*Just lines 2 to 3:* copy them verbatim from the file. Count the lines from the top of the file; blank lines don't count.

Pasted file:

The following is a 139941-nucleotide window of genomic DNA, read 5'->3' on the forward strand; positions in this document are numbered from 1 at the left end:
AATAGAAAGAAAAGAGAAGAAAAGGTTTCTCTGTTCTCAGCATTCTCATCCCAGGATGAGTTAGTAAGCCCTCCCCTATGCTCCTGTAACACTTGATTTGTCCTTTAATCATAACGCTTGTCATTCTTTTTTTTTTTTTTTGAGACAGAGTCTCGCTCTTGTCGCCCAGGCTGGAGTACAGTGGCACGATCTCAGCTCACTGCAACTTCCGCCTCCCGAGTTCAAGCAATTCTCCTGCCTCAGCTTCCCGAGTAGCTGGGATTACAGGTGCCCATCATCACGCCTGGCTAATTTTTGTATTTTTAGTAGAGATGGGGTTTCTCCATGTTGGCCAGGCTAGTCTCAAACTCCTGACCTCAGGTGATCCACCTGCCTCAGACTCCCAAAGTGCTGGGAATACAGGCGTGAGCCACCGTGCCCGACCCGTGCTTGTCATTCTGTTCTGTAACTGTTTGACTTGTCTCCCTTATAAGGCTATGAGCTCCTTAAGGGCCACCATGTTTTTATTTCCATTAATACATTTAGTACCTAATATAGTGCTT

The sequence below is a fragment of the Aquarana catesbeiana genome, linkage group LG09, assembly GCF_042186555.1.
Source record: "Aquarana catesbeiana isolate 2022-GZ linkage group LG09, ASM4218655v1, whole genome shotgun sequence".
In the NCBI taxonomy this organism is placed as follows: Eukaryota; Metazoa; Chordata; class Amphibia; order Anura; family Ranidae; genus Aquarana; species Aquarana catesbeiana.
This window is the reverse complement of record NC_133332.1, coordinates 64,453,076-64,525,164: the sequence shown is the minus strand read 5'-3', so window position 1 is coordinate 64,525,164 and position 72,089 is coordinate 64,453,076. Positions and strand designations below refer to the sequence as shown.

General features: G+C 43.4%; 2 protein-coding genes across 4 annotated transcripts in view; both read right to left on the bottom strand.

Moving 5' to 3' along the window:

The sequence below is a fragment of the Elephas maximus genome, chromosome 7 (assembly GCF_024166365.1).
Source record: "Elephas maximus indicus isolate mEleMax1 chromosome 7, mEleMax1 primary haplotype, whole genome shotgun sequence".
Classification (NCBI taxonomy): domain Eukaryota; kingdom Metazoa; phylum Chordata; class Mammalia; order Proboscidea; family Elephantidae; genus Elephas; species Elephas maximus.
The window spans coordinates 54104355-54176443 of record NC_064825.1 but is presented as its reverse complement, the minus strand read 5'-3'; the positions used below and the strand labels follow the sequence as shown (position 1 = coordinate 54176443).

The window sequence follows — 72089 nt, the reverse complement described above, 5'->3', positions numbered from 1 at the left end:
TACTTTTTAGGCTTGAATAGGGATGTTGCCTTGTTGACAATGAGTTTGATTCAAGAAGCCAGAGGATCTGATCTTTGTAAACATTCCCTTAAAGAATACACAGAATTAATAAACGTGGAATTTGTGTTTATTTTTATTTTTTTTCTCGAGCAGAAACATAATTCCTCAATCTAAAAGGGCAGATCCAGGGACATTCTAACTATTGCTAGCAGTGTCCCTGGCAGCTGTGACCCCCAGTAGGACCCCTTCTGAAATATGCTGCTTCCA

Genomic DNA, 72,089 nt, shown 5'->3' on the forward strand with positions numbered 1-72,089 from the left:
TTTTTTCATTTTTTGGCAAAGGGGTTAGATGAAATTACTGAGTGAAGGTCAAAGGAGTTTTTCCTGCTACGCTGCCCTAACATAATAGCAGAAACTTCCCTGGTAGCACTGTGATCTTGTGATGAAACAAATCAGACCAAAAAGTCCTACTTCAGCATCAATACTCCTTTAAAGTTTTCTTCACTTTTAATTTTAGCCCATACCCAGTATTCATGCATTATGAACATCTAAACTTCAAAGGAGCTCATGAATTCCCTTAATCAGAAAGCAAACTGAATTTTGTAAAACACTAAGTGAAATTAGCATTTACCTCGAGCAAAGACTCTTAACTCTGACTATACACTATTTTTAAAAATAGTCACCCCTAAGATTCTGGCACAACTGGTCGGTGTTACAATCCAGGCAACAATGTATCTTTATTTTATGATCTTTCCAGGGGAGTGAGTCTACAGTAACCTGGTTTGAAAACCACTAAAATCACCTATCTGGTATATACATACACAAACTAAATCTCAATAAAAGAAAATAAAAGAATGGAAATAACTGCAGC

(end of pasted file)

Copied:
AATAGAAAGAAAAGAGAAGAAAAGGTTTCTCTGTTCTCAGCATTCTCATCCCAGGATGAGTTAGTAAGCCCTCCCCTATGCTCCTGTAACACTTGATTTGTCCTTTAATCATAACGCTTGTCATTCTTTTTTTTTTTTTTTGAGACAGAGTCTCGCTCTTGTCGCCCAGGCTGGAGTACAGTGGCACGATCTCAGCTCACTGCAACTTCCGCCTCCCGAGTTCAAGCAATTCTCCTGCCTCAGCTTCCCGAGTAGCTGGGATTACAGGTGCCCATCATCACGCCTGGCTAATTTTTGTATTTTTAGTAGAGATGGGGTTTCTCCATGTTGGCCAGGCTAGTCTCAAACTCCTGACCTCAGGTGATCCACCTGCCTCAGACTCCCAAAGTGCTGGGAATACAGGCGTGAGCCACCGTGCCCGACCCGTGCTTGTCATTCTGTTCTGTAACTGTTTGACTTGTCTCCCTTATAAGGCTATGAGCTCCTTAAGGGCCACCATGTTTTTATTTCCATTAATACATTTAGTACCTAATATAGTGCTT

The sequence below is a fragment of the Aquarana catesbeiana genome, linkage group LG09, assembly GCF_042186555.1.